Goodbye cruel world! By Trevor Plumbly
Lead kindly light!
It’s worrying when governments decide to hold a referendum. It usually means the issue could turn stale and they’re looking to shift it away from the cabinet table before it starts to smell. Most of the iffy stuff gets handled by way of a conscience vote; this theoretically allows them to express their beliefs independently of party lines without pressure from on high (yeah right!).
Sometimes though the cross-party chummy stuff wears a bit thin and their safest escape from confusion is a referendum; the old chestnut, ‘the people have spoken’ papers over a lot of cracks. On our side, we then get to suffer months of social bickering, endless opinion pieces from tabloid tarts posing as qualified experts and the unnerving feeling that we’ve been led by a bunch of people who can’t even make their own mind up, let alone ours. Some issues, it seems, are simply beyond them like ‘voluntary euthanasia’ (sounds complicated when its put like that doesn’t it?) Anyway, they’ve decided that this is a ‘moral choice’, far too lofty for them to endorse. That’s a bit puzzling too, when they seem quite happy playing God with lots of other stuff.
A bridge over troubled water
I had an elderly aunt who always held that it was ‘not polite to discuss one’s beliefs in public’. Hers was a more genteel time and such things were considered private, rather than the internet ping-pong balls they are today. Also, in Aunt Phyllis’s time, dead was an absolute, i.e. you were or you weren’t. Since then, it’s got a lot more confusing: those beloved of the paranormal have even come up with a couple of each-way bets, like ‘near death experience’ and for the more serious, ‘the out-of- body experience’. The referendum doesn’t offer these as options, which is a shame really; they seem more interesting than the good old ‘don’t know’.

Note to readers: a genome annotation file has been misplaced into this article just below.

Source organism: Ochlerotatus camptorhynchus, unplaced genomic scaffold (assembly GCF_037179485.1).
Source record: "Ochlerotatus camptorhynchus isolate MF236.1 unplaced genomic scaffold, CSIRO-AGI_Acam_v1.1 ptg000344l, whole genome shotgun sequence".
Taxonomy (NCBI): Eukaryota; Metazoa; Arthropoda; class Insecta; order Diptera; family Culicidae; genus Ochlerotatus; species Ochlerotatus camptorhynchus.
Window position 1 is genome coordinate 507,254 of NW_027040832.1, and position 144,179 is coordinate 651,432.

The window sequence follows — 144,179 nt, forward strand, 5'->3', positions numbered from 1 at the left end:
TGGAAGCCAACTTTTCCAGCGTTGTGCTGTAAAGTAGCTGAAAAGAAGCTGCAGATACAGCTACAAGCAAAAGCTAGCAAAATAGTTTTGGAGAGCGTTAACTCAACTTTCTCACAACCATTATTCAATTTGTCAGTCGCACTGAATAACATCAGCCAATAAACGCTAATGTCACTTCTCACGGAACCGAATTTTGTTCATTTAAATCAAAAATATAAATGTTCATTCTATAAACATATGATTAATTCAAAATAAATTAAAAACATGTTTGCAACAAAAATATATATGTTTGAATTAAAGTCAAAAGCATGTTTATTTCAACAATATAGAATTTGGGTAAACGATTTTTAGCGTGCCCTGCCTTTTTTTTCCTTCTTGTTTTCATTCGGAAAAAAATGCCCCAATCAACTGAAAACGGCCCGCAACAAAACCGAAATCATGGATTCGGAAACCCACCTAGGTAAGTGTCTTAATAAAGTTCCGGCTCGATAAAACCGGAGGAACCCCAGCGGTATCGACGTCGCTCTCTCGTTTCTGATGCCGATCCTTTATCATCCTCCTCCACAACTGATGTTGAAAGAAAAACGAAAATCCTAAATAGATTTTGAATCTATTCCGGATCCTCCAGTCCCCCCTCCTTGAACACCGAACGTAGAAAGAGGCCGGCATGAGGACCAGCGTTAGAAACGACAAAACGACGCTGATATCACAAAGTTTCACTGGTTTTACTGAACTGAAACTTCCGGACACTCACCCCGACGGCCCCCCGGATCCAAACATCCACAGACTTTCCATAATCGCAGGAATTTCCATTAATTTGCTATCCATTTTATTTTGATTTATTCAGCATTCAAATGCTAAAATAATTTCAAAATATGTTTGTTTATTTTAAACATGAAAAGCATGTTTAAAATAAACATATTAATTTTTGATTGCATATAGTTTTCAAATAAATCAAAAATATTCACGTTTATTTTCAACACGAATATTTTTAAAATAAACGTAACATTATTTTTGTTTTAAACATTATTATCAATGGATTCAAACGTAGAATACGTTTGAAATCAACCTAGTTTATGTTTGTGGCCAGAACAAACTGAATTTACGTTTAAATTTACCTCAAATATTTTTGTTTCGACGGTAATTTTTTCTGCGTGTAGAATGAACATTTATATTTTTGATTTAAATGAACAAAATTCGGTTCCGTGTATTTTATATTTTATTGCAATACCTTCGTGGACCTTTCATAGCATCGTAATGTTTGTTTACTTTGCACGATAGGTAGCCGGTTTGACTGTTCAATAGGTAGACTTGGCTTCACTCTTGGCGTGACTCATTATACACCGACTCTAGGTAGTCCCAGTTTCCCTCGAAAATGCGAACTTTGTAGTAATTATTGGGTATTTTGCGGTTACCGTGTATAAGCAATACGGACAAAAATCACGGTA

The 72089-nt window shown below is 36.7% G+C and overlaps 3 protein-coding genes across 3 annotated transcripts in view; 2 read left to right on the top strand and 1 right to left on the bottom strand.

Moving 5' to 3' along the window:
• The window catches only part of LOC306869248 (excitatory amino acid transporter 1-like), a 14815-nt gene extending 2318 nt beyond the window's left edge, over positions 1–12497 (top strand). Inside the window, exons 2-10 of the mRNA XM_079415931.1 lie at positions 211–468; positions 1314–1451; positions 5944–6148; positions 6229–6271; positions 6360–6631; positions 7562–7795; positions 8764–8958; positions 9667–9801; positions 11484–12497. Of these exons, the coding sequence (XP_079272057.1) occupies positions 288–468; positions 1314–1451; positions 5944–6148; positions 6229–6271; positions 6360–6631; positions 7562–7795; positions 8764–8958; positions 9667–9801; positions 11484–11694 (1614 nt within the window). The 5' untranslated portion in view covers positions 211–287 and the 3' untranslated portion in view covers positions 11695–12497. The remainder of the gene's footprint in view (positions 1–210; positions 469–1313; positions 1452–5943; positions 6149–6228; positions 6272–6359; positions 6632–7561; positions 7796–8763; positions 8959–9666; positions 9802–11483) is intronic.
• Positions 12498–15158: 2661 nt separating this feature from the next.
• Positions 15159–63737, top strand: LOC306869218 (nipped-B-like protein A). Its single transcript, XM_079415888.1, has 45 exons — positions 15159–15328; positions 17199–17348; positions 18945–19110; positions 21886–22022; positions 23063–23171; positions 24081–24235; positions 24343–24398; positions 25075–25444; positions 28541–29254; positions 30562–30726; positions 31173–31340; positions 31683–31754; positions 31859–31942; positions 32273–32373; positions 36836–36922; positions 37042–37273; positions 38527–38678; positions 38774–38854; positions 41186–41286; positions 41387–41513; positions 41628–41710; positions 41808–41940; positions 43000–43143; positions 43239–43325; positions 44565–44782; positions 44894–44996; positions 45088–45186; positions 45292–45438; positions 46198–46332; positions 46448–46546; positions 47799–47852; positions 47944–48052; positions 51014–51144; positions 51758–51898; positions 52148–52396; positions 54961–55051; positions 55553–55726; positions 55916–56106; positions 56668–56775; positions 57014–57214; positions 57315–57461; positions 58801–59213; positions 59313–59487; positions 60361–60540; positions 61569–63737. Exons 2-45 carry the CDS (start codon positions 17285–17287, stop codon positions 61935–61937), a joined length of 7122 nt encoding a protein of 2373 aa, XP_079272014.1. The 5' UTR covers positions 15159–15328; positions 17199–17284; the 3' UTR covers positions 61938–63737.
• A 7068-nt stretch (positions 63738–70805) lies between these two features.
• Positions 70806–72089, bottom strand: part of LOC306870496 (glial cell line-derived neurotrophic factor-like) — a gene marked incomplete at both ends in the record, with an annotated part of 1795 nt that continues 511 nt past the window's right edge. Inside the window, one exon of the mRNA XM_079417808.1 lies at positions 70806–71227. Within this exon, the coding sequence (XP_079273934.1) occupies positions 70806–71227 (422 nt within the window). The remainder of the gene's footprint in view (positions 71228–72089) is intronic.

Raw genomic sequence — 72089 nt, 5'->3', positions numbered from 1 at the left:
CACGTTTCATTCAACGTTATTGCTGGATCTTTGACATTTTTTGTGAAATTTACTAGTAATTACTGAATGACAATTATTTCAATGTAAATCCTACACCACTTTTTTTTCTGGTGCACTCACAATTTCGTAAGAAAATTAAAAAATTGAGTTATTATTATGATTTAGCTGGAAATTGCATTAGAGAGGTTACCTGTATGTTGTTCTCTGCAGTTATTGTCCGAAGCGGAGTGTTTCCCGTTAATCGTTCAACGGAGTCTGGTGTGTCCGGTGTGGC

‘While the balance of mind was disturbed’ used to be the clean-up phrase for suicide, but ‘voluntary euthanasia’ doesn’t go away that easy. It’s been promoted to a serious social issue and now we have to decide whether or not it’s morally or mentally okay for us to choose when to end things. We won’t feel alone though; the gap left by departing politicians will shortly be filled by religious leaders, medical practitioners and all manner of psychiatric theorists.
They shoot horses don’t they?
Through extended pain and/or loss of dignified bodily function, there are those who simply want to end it and I’m on their side. I find religious arguments against ‘taking the easy way out’ carry more historical than benevolent weight. Would a caring God not encourage someone to end their own pain and suffering and that of those close to them? We’d all like to go ‘peacefully in our sleep’, why not via medicine?
At the risk of being flippant, if those who rule the moral high ground on this one hold that heaven’s a fine and wondrous place, where’s the problem in those afflicted by life down here wanting to go up a bit early? ‘Do no harm’ is admirable, but these are more enlightened times and perhaps adding ‘and end suffering’ would allow access to a gentle exit path for those forced to wait months for release. Under those circumstances, prolonging life can scarcely be called humane. It’s odd really: if an animal is in terminal pain we ask for it to be put to sleep out of love, yet react with horror to any thought that the same sort of mercy could be extended to human beings.
The last thing on my mind
Thanks to political ablutions, we get to play God on this one and I reckon there won’t be many winners. When it comes to life and death, everybody’s got opinions and questions, but few, if any, trenchant answers. In the coming weeks, we should lay aside the inherited strictures and ask ourselves whether we’re ready to grow beyond ancient fears. Surely keeping anyone in pain to support the homily that ‘life is precious’ smacks of hypocrisy, as does wiring someone up to a machine for a prolonged period and calling it ‘life support’ instead of electronic vegetation.
This referendum is too important for religious or medical debate to influence; it is, or should be, 100% personal, requiring us to be totally honest. We need to start by asking ourselves ‘What if it were me?’ If it were me, I’d like the right to decide when I feel enough is enough, sip the single malt, swallow the ta-ta tablets and slide away peacefully. That’s the way to say goodbye.